The relationship between writers and artists has long been a collaborative one. Plato used the word ekphrasis to describe what happens when a writer writes creatively, as opposed to critically, about art. Gertrude Stein claimed that her innovative writing style was inspired by the paintings of Cezanne -- and then went on to tell Hemingway to study Cezanne if he wanted to learn to write.
In Looking Together, a dozen writers working in a range of styles and forms respond to works of art held in the permanent collection of Seattle's Frye Art Museum or exhibited there. Romantic and ironic, meticulously researched and fanciful, these poems, stories, monologues, and tales are invitations to any curious reader or lover of art to look again at what we see.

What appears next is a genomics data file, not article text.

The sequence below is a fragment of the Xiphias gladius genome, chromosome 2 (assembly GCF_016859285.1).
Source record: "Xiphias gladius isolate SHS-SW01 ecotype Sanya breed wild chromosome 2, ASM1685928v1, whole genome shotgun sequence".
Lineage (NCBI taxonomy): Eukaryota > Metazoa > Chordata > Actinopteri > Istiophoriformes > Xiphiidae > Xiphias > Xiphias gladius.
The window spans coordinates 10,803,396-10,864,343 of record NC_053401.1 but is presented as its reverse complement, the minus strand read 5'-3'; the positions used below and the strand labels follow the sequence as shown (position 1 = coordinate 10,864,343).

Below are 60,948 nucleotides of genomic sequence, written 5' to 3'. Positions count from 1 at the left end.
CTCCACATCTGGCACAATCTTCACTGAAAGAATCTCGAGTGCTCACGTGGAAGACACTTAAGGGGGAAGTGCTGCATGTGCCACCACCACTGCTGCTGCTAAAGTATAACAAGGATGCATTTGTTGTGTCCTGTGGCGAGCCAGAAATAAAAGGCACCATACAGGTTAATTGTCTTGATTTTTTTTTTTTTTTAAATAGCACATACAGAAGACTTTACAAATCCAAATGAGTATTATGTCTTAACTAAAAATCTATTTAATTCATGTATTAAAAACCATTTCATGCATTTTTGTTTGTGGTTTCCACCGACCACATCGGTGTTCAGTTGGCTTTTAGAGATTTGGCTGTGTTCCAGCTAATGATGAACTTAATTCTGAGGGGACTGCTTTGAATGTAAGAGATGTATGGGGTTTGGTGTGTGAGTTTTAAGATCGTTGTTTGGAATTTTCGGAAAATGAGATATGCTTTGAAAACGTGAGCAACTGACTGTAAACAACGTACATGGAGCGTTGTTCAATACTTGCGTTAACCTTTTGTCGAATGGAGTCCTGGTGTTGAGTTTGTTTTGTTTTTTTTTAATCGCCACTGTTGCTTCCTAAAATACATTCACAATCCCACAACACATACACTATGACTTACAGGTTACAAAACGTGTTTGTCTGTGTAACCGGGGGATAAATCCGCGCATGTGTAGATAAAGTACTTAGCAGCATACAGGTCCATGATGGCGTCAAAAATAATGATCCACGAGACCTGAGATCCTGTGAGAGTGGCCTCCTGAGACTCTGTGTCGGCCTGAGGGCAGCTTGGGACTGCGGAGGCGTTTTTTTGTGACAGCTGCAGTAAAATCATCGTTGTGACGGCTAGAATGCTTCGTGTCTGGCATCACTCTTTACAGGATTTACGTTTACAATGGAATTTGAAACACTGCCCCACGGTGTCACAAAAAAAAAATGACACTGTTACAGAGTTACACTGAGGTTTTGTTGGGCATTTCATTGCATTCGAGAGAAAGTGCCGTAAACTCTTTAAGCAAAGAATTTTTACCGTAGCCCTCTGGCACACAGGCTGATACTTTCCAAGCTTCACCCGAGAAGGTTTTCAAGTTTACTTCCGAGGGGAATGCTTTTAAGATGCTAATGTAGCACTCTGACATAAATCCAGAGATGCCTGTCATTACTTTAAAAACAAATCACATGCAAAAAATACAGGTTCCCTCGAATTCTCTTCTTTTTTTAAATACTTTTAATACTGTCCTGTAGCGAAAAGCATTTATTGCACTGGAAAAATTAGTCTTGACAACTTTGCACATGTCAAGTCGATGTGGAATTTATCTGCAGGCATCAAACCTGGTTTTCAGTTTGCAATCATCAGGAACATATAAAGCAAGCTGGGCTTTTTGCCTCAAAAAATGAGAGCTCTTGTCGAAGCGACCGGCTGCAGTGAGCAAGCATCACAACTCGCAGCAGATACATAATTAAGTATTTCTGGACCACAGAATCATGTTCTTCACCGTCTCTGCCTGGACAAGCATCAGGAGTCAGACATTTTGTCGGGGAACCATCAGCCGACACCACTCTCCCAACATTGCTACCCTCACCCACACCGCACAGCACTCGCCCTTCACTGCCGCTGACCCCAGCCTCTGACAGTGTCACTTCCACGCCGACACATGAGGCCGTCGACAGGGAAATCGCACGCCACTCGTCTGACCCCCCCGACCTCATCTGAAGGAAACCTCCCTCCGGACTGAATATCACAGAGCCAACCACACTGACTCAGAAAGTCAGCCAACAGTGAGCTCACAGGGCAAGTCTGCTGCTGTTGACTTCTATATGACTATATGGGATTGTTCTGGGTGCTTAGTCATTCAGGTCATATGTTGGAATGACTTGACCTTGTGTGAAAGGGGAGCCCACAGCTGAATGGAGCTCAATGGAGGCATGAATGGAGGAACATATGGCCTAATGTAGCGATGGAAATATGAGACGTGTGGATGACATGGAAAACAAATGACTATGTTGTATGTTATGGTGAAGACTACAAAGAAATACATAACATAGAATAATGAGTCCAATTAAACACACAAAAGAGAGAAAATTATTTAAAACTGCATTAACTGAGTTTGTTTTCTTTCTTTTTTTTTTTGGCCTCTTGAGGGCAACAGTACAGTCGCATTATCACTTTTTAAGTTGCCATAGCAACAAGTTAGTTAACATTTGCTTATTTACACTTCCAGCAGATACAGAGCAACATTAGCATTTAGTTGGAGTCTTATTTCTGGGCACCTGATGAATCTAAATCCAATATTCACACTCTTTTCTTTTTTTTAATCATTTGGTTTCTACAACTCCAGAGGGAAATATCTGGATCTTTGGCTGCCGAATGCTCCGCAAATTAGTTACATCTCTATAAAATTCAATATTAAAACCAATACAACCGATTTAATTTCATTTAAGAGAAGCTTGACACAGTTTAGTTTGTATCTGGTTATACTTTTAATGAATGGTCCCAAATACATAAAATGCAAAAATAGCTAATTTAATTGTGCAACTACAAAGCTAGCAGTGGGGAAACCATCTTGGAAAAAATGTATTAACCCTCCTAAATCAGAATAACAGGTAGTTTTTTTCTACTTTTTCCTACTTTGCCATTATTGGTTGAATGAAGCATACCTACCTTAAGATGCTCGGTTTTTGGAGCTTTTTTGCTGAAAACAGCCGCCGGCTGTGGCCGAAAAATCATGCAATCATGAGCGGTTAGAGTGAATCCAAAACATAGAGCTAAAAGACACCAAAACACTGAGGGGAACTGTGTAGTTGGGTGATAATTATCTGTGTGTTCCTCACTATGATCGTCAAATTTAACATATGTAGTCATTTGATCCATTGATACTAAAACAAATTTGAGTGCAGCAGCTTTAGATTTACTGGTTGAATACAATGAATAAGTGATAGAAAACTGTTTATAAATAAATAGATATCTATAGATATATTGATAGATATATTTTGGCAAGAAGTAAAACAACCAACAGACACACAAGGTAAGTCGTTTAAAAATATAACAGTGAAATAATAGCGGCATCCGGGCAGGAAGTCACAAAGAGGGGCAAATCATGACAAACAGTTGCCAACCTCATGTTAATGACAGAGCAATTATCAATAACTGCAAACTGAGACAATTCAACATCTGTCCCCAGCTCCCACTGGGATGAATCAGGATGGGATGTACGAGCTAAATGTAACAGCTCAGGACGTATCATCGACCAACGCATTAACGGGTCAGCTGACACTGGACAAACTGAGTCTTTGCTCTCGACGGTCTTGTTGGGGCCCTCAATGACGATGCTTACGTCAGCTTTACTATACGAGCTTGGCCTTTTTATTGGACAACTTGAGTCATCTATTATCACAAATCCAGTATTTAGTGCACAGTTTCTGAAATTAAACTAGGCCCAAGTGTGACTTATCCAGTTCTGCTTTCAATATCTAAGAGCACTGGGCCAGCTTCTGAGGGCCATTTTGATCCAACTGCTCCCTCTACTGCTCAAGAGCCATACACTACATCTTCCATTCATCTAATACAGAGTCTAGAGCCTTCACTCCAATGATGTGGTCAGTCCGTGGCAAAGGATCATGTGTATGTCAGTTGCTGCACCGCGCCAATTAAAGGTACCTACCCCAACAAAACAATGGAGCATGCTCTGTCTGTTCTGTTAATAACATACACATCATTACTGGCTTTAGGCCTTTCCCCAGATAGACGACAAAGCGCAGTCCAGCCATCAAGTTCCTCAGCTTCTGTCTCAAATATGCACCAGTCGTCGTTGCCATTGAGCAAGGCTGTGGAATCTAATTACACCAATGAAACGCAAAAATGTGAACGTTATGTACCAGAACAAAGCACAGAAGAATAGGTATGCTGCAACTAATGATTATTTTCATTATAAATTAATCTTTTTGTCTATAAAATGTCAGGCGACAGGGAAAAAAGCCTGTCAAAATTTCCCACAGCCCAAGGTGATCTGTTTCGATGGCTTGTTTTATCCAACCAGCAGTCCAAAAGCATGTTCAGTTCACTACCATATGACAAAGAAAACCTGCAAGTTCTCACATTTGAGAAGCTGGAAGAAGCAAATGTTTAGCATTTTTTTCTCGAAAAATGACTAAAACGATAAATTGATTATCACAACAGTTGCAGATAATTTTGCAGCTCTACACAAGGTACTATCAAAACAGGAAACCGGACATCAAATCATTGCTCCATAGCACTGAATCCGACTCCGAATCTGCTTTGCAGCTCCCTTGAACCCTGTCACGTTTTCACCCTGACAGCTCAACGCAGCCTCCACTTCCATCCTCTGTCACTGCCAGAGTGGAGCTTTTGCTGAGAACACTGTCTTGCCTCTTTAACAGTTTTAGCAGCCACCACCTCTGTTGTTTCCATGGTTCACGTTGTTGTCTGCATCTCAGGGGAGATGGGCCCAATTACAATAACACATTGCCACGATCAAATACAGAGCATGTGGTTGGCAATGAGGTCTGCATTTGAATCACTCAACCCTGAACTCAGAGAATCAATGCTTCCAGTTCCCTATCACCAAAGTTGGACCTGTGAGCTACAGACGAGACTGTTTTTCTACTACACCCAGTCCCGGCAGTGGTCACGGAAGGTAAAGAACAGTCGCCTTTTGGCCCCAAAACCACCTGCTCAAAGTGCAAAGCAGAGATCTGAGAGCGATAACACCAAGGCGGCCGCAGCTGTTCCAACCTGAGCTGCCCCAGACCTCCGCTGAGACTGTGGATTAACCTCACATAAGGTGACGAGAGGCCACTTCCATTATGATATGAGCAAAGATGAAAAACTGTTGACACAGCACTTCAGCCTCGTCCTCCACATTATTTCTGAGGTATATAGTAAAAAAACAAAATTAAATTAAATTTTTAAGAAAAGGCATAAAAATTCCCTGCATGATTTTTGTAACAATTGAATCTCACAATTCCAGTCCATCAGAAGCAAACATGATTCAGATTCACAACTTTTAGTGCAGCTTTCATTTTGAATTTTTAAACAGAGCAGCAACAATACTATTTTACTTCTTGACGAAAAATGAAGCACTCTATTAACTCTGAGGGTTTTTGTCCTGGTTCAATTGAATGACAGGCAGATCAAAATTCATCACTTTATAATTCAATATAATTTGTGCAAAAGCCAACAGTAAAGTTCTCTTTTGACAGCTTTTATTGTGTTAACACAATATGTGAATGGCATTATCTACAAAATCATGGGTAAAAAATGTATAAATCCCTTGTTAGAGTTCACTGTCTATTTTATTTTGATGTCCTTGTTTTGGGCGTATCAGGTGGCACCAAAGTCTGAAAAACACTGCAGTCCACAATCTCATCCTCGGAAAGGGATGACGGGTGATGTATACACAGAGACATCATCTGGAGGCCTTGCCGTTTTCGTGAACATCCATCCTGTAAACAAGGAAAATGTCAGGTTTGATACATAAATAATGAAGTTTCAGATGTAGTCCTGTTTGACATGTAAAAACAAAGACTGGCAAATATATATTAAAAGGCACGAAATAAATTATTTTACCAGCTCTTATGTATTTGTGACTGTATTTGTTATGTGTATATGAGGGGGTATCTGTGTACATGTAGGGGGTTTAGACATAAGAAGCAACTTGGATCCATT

"Sometimes what artists want to explore is something created by another artist. Making art about something created by another human being is a way to engage intimately with how another human being believes or sees or feels or thinks or wants. It can also be really fun." -- From the Introduction by Rebecca Brown